Monday, September 22, 2003

Anatomy of a Hurricane – Lessons from Ignacio, Marty, Nora & Olaf

Published in Western Outdoor NewsOctober 17, 2003

In 15 seasons prior to this year, La Paz, Baja California was visited by three hurricanes. This hurricane season produced two direct hits and a couple of near misses. The following revelations were made from close encounters of the third kind by a group of four couples in a 45 foot Bayliner – the Megabite.
Weather map of Hurricane Marty

Our party had the adventure of riding out Marty, a category 3 hurricane with moments of category 4. We experienced trumpeting gale force winds as we raced from San Jose Island to the haven of Marina Palmira in La Paz, arriving the evening of September 21st. Unsure of the dock cleats, we strapped the boat to the pilings. We consoled each other for three hours during North winds up to 140 miles per hour. Intermission was the catch-your-breath one hour eye, followed by a forget-me-not encore performance of winds from the West. The aftermath was torrential rain hiding the tears. Our boat faired well, however others were not as fortunate. Marty sank more than 100 boats in La Paz with extensive damage to many more.

Destruction in a La Paz Marina
Lessons learned — Weather service people earn their keep defining the current position and characteristics of a hurricane with updates on 6 hour intervals. They inform the mariner of current latitude, longitude, wind speed at multiple radii, movement bearing and velocity. However, their complex computer computations and algorithms for the predicted hurricane course are often surpassed by a dartboard. Predictions for hurricanes in the Eastern Pacific can be off 600 miles or more, even in the short term.

Nora’s northwest course abruptly, and unpredictably, turned 90 degrees to the east. Olaf was supposed to head for the Sea of Cortez. On the way, she hung an unexpected 180 degree hairpin turn. After retracing her steps for a hundred miles, she abruptly headed northeast avoiding the Sea of Cortez altogether.

Destruction in a La Paz Marina
Ignacio, the tortoise, plodded along with speeds of one to three knots its entire lifetime on a steady northwest course through Cabo, La Paz and Loreto. Marty, the hare, started out at three knots, then punched it up to 17 knots for most of its steady northwest course. Marty went from 300 miles south of Cabo all the way up to Loreto, a total distance of about 500 miles, in 24 hours. A surprise that nearly caught us exposed in the open seas.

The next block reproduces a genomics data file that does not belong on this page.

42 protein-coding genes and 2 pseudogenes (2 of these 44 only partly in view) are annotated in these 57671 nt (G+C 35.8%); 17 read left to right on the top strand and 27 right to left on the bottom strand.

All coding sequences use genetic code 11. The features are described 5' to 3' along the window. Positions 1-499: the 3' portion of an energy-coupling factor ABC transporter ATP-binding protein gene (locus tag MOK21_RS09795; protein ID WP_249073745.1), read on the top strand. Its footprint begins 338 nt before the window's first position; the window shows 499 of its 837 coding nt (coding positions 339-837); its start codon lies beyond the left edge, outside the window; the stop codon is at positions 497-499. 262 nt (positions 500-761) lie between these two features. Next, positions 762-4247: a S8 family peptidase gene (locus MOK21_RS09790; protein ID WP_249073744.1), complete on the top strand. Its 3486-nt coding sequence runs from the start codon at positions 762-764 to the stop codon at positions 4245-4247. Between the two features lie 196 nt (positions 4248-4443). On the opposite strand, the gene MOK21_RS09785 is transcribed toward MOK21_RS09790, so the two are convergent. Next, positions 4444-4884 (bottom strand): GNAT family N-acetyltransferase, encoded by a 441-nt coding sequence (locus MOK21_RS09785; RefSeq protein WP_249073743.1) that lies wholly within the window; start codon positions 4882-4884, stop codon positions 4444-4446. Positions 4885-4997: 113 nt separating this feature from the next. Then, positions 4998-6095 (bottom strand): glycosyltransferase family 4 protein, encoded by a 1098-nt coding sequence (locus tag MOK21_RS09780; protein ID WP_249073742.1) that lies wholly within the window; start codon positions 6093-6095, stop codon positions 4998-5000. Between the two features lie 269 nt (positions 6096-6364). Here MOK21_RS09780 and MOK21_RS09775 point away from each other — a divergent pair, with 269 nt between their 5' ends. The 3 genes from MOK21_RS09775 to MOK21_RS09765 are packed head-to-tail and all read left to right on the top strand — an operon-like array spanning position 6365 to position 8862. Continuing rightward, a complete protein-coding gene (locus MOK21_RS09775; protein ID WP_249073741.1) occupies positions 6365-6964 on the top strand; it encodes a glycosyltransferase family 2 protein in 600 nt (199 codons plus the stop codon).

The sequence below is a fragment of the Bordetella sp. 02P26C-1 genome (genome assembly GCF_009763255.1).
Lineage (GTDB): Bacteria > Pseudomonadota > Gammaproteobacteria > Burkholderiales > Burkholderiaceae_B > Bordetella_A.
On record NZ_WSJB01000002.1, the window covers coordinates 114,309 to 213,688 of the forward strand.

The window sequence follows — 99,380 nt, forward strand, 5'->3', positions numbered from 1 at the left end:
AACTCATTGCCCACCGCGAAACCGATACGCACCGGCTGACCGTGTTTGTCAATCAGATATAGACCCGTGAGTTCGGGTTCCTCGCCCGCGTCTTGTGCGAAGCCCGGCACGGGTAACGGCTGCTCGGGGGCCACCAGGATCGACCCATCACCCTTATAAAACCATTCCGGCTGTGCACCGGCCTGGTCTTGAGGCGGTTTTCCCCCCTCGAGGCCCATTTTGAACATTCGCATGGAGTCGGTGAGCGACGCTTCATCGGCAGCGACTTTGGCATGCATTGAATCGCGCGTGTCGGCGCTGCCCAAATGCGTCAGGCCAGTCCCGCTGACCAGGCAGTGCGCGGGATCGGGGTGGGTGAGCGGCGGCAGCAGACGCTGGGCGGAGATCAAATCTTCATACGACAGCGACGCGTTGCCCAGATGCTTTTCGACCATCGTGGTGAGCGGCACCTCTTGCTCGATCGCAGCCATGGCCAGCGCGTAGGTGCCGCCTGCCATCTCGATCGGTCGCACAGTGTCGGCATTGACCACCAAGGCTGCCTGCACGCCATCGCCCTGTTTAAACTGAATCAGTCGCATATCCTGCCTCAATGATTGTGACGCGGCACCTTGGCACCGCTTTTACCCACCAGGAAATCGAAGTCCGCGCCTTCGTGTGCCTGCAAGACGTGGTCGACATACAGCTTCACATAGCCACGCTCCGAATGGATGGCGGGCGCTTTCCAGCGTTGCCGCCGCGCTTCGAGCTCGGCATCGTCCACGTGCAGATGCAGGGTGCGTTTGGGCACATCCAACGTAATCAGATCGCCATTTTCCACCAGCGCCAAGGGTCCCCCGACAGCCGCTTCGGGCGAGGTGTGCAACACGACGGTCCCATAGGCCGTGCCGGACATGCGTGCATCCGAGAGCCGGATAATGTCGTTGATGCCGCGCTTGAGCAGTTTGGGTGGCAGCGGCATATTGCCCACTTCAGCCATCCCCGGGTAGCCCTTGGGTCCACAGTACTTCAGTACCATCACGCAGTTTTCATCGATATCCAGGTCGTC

Now, in the comfort of our home, we have time for reflections and new codes of conduct. If a hurricane is within four or five hundred miles, the safety conscious mariner should make preparations and act to secure the boat and passengers. The longitude and latitude of the hurricane is misleading as it pertains to the eye, not the edge. Do the math. The radius of a hurricane is typically 100 miles or more. Add another 50 miles of gale force winds and the ability of a hurricane to travel 240 miles in 12 hours (480 in 24 hours).

The Road to the Airport is Completely Washed Out
Two weeks after Marty, we cruised Espiritu Santo and Cerralvo Islands, carefully watching out for Nora and Olaf. We noted some of the aftermath of Marty. Two sailboats washed up on the shore reminded us of the many boats lost. The main green light buoy, a large cement structure on Scout Shoal at the entrance to La Paz in Lorenzo Channel, was missing. The navigation light tower at La Reina (Arrecife de la Foca) north of Cerralvo Island morphed into a twisted wreck at the bottom of the sea. Even the large cement base was tossed from its bed.

Cars Braving the Swift Waters on the Roads
These horrific observations reinforced our memory of Marty’s howling, deafening winds and tempest seas. Outside the marina, the Megabite would have been no match for Marty – just a statistic to verify Nature’s indifference.

*All photos from the aftermath of Hurricane Marty

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